One of the most persistent issues, as long as electronic records have existed, is whether traditional archival principles apply.
Some have argued that they do, and archivists should treat electronic records as just another format, like maps, photographs, or audiovisual materials. Others state that the nature of how electronic records are created and managed means that archivists need a new set of rules, practices, and procedures to describe them.
One issue regarding digital records is the mutability of their information. With analog materials, it is easier to tell if changes have been made with and to verify specific versions. It is difficult, if not impossible, to do so with digital materials. Authenticity and reliability are essential to archival appraisal, which carries over into access. Electronic records also have dependencies on hardware and software, as well as issues of the fragility of the media they are recorded on.
There is a pressing need to describe electronic records because of the machine dependency of data, and electronic systems’ complexity. A lack of inherent arrangement underlies description. There is also the need to incorporate life cycle information into description to establish the nature of records, the timing of their creation, and data authenticity.
Electronic records present several problems regarding traditional description. The first is timing. Most archives develop descriptive language and write finding aids after archivists have accessioned and arranged the records. The stages of the life cycle of records are creation, distribution and use, storage and maintenance, retention and disposition, and archival preservation. Archivists tend to get involved at the very end of the life cycle. Electronic records dictate earlier involvement; delay means crucial information is often irretrievably lost.
Another challenge is the custody of records of enduring value. Archivists tend to describe the records they have in their possession. Electronic records have different models: custodial and noncustodial. Archives may describe records scheduled to come to the archives at some point or records that might remain with the creating agency. A significant decision archivists need to make is what to capture rather than necessarily what to keep.
Traditional description focuses on physicality. Archivists tend to describe physical units, such as boxes, folders, and volumes, leading to the container list that’s typically part of a finding aid, which does not exist with electronic records. Electronic data is stored randomly, so that structure and content are not bound together.
A shift in the emphasis of the description also exists. The description of electronic records tends to emphasize the system level and not the series. However, there is also a shift in terms of provenance and content. There is a greater tendency to focus on provenance: where records come from recordkeeping evidence and often proof of authenticity. There is less of an emphasis on content.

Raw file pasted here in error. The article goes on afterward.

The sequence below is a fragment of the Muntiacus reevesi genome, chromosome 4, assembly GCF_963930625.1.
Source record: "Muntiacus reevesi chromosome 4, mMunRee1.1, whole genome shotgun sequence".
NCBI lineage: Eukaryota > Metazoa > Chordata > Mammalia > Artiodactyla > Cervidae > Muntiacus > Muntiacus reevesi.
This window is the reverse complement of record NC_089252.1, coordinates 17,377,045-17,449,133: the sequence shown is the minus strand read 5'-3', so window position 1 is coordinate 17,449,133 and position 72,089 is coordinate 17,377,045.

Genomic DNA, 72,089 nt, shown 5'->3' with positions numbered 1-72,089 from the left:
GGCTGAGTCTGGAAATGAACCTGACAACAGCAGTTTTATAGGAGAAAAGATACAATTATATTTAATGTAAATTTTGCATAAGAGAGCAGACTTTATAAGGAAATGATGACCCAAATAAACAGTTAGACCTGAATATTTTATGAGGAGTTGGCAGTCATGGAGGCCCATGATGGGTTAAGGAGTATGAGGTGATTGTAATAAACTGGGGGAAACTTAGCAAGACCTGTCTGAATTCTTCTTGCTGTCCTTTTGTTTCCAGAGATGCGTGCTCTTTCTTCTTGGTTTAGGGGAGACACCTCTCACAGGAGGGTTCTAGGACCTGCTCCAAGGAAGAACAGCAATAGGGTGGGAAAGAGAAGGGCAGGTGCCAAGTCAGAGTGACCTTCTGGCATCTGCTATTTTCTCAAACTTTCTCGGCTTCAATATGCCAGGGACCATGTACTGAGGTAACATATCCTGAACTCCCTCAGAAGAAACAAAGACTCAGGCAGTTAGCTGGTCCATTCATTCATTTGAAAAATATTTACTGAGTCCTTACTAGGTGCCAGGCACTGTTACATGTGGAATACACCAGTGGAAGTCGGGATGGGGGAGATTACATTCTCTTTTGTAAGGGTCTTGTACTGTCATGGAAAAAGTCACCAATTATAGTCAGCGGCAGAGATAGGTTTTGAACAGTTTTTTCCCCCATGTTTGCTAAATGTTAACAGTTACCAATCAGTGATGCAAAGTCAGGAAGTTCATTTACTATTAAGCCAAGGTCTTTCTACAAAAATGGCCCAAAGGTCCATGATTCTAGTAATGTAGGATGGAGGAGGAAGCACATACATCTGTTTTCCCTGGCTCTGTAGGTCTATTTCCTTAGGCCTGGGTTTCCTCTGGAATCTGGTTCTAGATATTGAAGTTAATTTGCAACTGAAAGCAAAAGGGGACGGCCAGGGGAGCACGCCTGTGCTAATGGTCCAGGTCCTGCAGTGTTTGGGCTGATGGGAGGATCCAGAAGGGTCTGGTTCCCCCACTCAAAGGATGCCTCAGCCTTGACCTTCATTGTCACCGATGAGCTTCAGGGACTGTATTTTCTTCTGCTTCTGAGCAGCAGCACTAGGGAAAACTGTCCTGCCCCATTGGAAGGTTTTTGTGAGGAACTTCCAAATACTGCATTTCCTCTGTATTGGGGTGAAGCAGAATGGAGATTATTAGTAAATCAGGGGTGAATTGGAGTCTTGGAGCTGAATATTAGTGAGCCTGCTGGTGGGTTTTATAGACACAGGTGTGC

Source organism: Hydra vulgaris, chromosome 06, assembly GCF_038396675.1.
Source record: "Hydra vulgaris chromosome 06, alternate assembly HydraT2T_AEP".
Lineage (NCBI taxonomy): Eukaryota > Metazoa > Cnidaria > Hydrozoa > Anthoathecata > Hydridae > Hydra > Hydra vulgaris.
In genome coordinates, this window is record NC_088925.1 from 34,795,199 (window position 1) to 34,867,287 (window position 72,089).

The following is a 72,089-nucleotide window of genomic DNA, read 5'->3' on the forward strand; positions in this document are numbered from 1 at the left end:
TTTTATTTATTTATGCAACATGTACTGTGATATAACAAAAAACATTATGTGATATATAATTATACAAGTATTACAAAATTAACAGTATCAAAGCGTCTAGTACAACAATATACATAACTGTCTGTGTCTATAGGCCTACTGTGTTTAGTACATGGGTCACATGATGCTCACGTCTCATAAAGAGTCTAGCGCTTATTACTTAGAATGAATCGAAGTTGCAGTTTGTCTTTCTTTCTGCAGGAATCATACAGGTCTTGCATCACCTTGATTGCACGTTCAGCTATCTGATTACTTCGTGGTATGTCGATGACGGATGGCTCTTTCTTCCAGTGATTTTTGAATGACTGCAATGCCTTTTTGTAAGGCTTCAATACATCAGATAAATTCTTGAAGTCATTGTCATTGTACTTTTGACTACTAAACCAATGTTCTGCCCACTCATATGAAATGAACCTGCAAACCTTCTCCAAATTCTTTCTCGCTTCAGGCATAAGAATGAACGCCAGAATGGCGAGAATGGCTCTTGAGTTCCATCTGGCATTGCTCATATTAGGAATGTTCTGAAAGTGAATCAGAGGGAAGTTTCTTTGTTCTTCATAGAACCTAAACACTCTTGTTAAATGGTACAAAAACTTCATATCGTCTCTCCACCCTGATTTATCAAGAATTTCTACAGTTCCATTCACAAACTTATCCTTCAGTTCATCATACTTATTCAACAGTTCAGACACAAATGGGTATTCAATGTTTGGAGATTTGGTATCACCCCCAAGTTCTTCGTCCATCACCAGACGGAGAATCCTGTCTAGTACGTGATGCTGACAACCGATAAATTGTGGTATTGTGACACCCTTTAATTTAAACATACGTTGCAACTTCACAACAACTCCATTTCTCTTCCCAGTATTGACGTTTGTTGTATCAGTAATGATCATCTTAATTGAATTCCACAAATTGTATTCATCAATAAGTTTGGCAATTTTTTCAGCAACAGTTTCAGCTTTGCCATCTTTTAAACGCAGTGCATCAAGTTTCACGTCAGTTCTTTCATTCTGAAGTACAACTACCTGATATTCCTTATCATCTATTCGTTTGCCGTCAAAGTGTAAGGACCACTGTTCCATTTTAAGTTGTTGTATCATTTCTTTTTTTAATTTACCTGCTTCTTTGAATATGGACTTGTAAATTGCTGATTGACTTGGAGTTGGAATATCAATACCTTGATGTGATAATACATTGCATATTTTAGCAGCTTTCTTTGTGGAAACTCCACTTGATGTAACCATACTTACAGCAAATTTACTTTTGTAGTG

Metadata and Description
Archivists must have sufficient data to know that a record exists and identify it, locate it, and determine the conditions under which researchers can use it. Once found, the user needs enough information to access the record, to retrieve the information, and to understand the context of its creation. The user needs information to interpret the content. Sometimes this information can be abstract, assume levels of knowledge, or be based on codes. Description must provide information to verify authenticity and to support the records. Information about a record captured at the system’s creation provides information, but it may not include provenance or sufficient context for an archival perspective.
Professional literature focuses on the role of metadata in description of electronic records. Some argue that all archival description is metadata. Does the existence and availability of metadata preclude the need for anything resembling traditional archival description? It is necessary at the item level to include digital materials online but leads to the conundrum of item level versus aggregate level description, an area that becomes exceedingly complex with electronic records.
Electronic records have unique characteristics, such as the need for supporting documentation to describe their contents and the convenience of editing, copying, erasure, and reformatting. The ease of manipulation, including the challenge of tracing these changes, acts as a double-edged sword. Description of electronic records will change over time, impacting traditional methods of description used for analog materials.
Archival digital records have 3 levels of usability that build on each other; as an organization matures archivists can aim to achieve higher levels.
ArchivEra was chosen by their solo archivist as the best archival collections management system for the Center for the History of Family Medicine
Any heritage organization considering a digitization project must also create digital preservation strategies for their newly digitized materials.
Archivists use many techniques to manage, control, and use their information assets, working to gather, process, store, access, use, share, preserve.